want to help town in pipeline battle
By Angela McEwen
The Chippewas of Nawash Unceded First Nation are looking
forward to working with the Town of Collingwood in an
attempt to solve some of the issues regarding the waters
of Georgian Bay.
"This is the first time that we've been asked to
come to something like this," said Chief Ralph Akiwenzie
of the Chippewas of Nawash Unceded First Nation. "I
view this as an education process as well. And if the
council would like to have continuing dialogue that's
The First Nations community, located on the Bruce Peninsula,
is facing similar issues as Collingwood regarding water
pipelines being proposed to solve Walkerton's water problems.
Many of the municipalities are lobbying to build pipelines,
a 50-kilometre one to Lake Huron or a 75 kilometre one
to Georgian Bay, rather than give serious consideration
to the other two proposals outlined in the Environmental
Assessment, said Akiwenzie.
The other options include expanding current wells and
digging a new well field.
Closer to home, New Tecumseth is attempting to build
a pipeline from Alliston to Bond Head and supply the municipality
of Bradford with water through the existing Collingwood/Alliston
Collingwood is concerned with the sale of water outside
the Nottawasaga Watershed.
"This brings us together with some commonalities
in regards to water," Akiwenzie told council Monday
"Our involvement with water goes way back since
The pipeline would also affect Saugeen First Nation,
which is located on the eastern side of Georgian Bay near
"We are very very interested in the terms of water
and its use," said Akiwenzie. For decades, the communities
have been battling against development along the shores
of the bay attempting to protect the natural environment
as well as their fishing and treaty rights.
In 1999, the community made a presentation to an International
Commission regarding the sale of bulk water and the potential
hazards it holds, he said.
"Our rights would mean nothing if it wasn't for
our resources," said Akiwenzie.
"The First Nations point of view (is that) we have
quite a concern with any diversion of water on Georgian
Bay and Lake Huron and it's tied in with rights. "
Any diversion of water from its natural environment,
whether a stream, lake, river or pond, has an effect on
the species which inhabit the area and the ecosystem surrounding
it, he added.
"It's about time the First Nations point of view
is upheld," he said. "Any diversion of any water
into a pipeline will have an effect on the shore. What
good are our boats if there's no water?"
The quality and quantity of water in Georgian Bay is
quickly becoming a serious concern with area communities,
especially since the water levels are so much lower than
"Any shoreline alteration of any development should
be of concern to us," he said. "I think we come
at an important time of change."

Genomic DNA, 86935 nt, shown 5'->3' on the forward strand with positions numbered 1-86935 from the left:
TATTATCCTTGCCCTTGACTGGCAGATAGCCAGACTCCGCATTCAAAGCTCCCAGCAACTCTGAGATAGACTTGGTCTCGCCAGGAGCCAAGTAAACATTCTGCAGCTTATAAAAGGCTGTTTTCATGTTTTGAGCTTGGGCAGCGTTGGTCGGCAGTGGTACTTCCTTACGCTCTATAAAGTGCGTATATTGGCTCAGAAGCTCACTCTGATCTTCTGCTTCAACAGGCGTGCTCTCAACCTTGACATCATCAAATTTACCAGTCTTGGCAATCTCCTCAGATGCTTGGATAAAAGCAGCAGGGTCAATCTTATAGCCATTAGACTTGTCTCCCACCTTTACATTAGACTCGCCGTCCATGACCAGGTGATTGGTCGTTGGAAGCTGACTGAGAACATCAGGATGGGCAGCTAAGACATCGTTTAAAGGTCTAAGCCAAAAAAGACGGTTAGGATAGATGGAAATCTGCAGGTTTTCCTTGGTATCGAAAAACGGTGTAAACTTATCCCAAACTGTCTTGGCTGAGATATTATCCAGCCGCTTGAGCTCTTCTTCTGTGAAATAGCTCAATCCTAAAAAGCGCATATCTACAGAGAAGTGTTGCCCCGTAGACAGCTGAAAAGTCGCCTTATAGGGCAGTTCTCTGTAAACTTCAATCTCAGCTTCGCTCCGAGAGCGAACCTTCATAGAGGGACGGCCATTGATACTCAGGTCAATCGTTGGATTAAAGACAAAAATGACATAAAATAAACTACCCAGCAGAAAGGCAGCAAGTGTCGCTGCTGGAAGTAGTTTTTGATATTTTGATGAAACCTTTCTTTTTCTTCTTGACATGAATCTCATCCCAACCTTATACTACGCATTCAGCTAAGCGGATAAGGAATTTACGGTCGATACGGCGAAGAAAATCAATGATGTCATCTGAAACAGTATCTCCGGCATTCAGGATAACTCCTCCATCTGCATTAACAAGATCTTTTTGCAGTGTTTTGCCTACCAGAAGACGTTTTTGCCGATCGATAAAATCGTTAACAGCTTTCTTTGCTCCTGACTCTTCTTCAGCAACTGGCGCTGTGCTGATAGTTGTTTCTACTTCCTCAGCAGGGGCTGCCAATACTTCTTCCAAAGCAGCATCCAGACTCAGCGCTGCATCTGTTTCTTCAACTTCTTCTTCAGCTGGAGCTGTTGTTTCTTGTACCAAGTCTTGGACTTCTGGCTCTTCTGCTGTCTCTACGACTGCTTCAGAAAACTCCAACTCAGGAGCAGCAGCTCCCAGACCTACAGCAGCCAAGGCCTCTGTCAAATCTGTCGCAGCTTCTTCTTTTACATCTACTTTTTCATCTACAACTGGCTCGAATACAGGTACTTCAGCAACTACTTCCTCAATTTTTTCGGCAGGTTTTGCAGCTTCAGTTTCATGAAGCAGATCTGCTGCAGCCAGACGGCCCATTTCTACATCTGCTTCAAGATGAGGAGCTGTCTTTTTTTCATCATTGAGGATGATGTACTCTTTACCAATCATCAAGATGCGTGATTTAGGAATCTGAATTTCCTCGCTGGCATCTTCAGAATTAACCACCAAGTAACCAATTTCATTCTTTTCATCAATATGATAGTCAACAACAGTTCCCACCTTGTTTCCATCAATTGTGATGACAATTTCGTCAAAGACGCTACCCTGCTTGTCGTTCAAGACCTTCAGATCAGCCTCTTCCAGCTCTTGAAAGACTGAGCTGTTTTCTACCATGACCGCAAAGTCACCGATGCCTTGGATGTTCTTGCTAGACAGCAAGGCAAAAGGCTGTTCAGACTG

The Chippewas of Nawash Unceded First Nation aren't totally
opposed to pipelines. However, the process itself has
raised the most grave concerns, said David McLaren communications
"They did not approach the First Nation to see what
they thought of it," McLaren told council. "There
are over 100 First Nations in Canada (that) have water
problems and are on water-boiling advisories. Nobody knows
exactly how many people have died or became ill from the
First Nations people should be more involved in watershed
planning since there are many within the communities who
have the environmental knowledge regarding their traditional
territories, said McLaren.
"The natural environment doesn't have a lot of weight
in the EA process," he stated.
Many different aspects of the natural environment are
affected during bulk water transfers and since there are
so many variables, it's difficult even for scientists
to gauge the full extent of the harm, he added.
Nutrient recycling, bionic interactions and the behaviours
of fish such as reproduction are some of the areas which
should be studied during the EA process when municipalities
are attempting to build pipelines, he added.
"In talking to some people around here there is
some concern about the pipeline which goes to Alliston
and the water going out of the watershed," said McLaren.
The studies surrounding individual pipelines have produced
insufficient scientific data, and networks of pipelines
have been given less consideration, he added.
Although it's been stated the Great Lakes hold 18 per
cent of the world's fresh water, most of it dates from
the last ice age and isn't replaceable.
Coun. Bev Willis said he's in favour of continuing dialogue
with the community and creating a stronger partnership
for the future.
Coun. Rick Lloyd noted that Collingwood is concerned
with protecting the wetlands and aquifers within its boundaries,
and doesn't want to see the water piped outside the watershed.
"There's a lot we can do and the answer isn't just
piping water to another community," said Lloyd. "Twenty
years ago, this glass of water was just that - now it's
Another problem with the EA process is the public is
only given 30 days in which to come forward with any concerns
they may have regarding a development taking place, said
It's challenging to get a lot of information regarding
anything in such a short time, he added.
Many of the councillors agreed the process has serious
flaws and were also concerned with the limited amount
of time in which to review studies then supply input into